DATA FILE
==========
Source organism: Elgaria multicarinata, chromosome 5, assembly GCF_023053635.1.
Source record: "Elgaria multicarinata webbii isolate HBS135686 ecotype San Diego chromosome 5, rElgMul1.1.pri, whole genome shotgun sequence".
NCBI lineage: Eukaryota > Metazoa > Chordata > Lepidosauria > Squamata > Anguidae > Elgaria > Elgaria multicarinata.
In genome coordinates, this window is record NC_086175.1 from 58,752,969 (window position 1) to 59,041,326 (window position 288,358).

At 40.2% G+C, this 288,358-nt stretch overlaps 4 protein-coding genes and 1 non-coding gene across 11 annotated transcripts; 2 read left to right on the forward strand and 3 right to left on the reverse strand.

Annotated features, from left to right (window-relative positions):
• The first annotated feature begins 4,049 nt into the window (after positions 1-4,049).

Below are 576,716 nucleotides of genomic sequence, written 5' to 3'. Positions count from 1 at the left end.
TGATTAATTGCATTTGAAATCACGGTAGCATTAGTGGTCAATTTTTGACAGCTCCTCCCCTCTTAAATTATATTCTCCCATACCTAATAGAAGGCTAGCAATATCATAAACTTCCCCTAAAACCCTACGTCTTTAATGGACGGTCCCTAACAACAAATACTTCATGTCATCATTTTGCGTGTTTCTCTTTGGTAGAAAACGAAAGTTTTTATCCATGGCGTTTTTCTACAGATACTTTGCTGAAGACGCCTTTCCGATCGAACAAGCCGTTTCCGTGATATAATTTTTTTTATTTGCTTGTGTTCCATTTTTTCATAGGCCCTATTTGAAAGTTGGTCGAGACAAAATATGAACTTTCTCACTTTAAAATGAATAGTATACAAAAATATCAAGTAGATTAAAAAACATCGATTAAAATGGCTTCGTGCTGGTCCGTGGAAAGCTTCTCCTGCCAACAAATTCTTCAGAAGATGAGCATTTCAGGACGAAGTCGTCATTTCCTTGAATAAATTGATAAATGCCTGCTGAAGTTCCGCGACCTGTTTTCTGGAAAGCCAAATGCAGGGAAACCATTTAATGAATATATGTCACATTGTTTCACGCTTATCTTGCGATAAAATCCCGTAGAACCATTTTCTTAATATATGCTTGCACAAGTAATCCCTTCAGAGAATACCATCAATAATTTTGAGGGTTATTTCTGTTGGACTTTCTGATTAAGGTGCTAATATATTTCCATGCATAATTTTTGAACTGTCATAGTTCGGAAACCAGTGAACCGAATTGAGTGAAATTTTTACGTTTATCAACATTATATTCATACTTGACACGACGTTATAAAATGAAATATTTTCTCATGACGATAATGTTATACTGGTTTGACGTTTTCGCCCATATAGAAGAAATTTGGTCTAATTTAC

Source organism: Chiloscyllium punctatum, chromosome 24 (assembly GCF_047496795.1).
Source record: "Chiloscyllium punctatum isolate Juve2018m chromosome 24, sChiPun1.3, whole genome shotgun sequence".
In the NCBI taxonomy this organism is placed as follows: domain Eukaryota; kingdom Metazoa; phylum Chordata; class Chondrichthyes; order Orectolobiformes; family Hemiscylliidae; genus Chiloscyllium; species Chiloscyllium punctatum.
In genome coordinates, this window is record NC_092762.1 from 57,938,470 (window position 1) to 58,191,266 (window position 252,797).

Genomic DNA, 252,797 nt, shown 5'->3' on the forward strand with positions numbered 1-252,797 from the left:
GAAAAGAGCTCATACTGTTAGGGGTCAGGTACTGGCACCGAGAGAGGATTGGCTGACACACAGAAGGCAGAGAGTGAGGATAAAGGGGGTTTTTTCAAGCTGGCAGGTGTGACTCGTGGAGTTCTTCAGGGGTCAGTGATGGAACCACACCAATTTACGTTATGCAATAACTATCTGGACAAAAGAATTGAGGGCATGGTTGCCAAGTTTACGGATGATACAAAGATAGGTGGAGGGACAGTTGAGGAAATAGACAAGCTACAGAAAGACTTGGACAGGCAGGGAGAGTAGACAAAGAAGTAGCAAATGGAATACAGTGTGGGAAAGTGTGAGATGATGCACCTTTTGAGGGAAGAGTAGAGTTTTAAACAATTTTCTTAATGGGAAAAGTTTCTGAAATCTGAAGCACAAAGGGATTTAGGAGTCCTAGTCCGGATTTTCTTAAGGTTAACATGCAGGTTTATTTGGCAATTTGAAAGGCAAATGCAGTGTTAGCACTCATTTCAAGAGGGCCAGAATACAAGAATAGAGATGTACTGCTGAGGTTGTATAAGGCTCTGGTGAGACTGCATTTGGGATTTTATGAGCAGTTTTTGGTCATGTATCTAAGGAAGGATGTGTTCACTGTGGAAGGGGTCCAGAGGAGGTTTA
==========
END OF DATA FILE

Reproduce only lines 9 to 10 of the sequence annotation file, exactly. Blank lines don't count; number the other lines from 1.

TGATTAATTGCATTTGAAATCACGGTAGCATTAGTGGTCAATTTTTGACAGCTCCTCCCCTCTTAAATTATATTCTCCCATACCTAATAGAAGGCTAGCAATATCATAAACTTCCCCTAAAACCCTACGTCTTTAATGGACGGTCCCTAACAACAAATACTTCATGTCATCATTTTGCGTGTTTCTCTTTGGTAGAAAACGAAAGTTTTTATCCATGGCGTTTTTCTACAGATACTTTGCTGAAGACGCCTTTCCGATCGAACAAGCCGTTTCCGTGATATAATTTTTTTTATTTGCTTGTGTTCCATTTTTTCATAGGCCCTATTTGAAAGTTGGTCGAGACAAAATATGAACTTTCTCACTTTAAAATGAATAGTATACAAAAATATCAAGTAGATTAAAAAACATCGATTAAAATGGCTTCGTGCTGGTCCGTGGAAAGCTTCTCCTGCCAACAAATTCTTCAGAAGATGAGCATTTCAGGACGAAGTCGTCATTTCCTTGAATAAATTGATAAATGCCTGCTGAAGTTCCGCGACCTGTTTTCTGGAAAGCCAAATGCAGGGAAACCATTTAATGAATATATGTCACATTGTTTCACGCTTATCTTGCGATAAAATCCCGTAGAACCATTTTCTTAATATATGCTTGCACAAGTAATCCCTTCAGAGAATACCATCAATAATTTTGAGGGTTATTTCTGTTGGACTTTCTGATTAAGGTGCTAATATATTTCCATGCATAATTTTTGAACTGTCATAGTTCGGAAACCAGTGAACCGAATTGAGTGAAATTTTTACGTTTATCAACATTATATTCATACTTGACACGACGTTATAAAATGAAATATTTTCTCATGACGATAATGTTATACTGGTTTGACGTTTTCGCCCATATAGAAGAAATTTGGTCTAATTTAC

Source organism: Chiloscyllium punctatum, chromosome 24 (assembly GCF_047496795.1).